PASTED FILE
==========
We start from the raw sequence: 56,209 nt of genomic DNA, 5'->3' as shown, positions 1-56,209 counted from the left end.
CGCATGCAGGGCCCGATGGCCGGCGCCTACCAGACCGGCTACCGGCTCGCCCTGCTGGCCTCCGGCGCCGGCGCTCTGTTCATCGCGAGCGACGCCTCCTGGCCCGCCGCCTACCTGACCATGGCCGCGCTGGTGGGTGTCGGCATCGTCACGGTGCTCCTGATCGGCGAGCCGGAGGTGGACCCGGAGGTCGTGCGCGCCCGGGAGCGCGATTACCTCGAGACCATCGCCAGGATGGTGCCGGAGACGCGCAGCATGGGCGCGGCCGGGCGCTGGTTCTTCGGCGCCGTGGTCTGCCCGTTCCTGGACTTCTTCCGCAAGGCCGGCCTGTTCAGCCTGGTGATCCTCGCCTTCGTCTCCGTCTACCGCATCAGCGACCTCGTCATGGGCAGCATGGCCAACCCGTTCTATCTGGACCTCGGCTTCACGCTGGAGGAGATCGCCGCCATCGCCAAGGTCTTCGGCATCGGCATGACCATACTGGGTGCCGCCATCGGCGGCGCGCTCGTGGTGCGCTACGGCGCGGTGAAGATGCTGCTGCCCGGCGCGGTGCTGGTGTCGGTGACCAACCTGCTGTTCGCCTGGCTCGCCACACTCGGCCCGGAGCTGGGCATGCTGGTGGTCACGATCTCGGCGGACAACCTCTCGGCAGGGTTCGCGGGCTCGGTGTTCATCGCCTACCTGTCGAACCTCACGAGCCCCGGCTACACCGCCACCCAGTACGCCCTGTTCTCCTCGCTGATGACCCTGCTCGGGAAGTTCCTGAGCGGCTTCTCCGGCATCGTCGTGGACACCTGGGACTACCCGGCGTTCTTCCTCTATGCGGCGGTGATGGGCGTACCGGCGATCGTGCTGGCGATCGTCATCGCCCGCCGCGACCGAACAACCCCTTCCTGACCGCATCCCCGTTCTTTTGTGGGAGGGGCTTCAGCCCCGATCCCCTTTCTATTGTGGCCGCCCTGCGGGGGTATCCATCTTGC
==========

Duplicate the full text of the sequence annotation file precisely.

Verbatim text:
We start from the raw sequence: 56,209 nt of genomic DNA, 5'->3' as shown, positions 1-56,209 counted from the left end.
CGCATGCAGGGCCCGATGGCCGGCGCCTACCAGACCGGCTACCGGCTCGCCCTGCTGGCCTCCGGCGCCGGCGCTCTGTTCATCGCGAGCGACGCCTCCTGGCCCGCCGCCTACCTGACCATGGCCGCGCTGGTGGGTGTCGGCATCGTCACGGTGCTCCTGATCGGCGAGCCGGAGGTGGACCCGGAGGTCGTGCGCGCCCGGGAGCGCGATTACCTCGAGACCATCGCCAGGATGGTGCCGGAGACGCGCAGCATGGGCGCGGCCGGGCGCTGGTTCTTCGGCGCCGTGGTCTGCCCGTTCCTGGACTTCTTCCGCAAGGCCGGCCTGTTCAGCCTGGTGATCCTCGCCTTCGTCTCCGTCTACCGCATCAGCGACCTCGTCATGGGCAGCATGGCCAACCCGTTCTATCTGGACCTCGGCTTCACGCTGGAGGAGATCGCCGCCATCGCCAAGGTCTTCGGCATCGGCATGACCATACTGGGTGCCGCCATCGGCGGCGCGCTCGTGGTGCGCTACGGCGCGGTGAAGATGCTGCTGCCCGGCGCGGTGCTGGTGTCGGTGACCAACCTGCTGTTCGCCTGGCTCGCCACACTCGGCCCGGAGCTGGGCATGCTGGTGGTCACGATCTCGGCGGACAACCTCTCGGCAGGGTTCGCGGGCTCGGTGTTCATCGCCTACCTGTCGAACCTCACGAGCCCCGGCTACACCGCCACCCAGTACGCCCTGTTCTCCTCGCTGATGACCCTGCTCGGGAAGTTCCTGAGCGGCTTCTCCGGCATCGTCGTGGACACCTGGGACTACCCGGCGTTCTTCCTCTATGCGGCGGTGATGGGCGTACCGGCGATCGTGCTGGCGATCGTCATCGCCCGCCGCGACCGAACAACCCCTTCCTGACCGCATCCCCGTTCTTTTGTGGGAGGGGCTTCAGCCCCGATCCCCTTTCTATTGTGGCCGCCCTGCGGGGGTATCCATCTTGC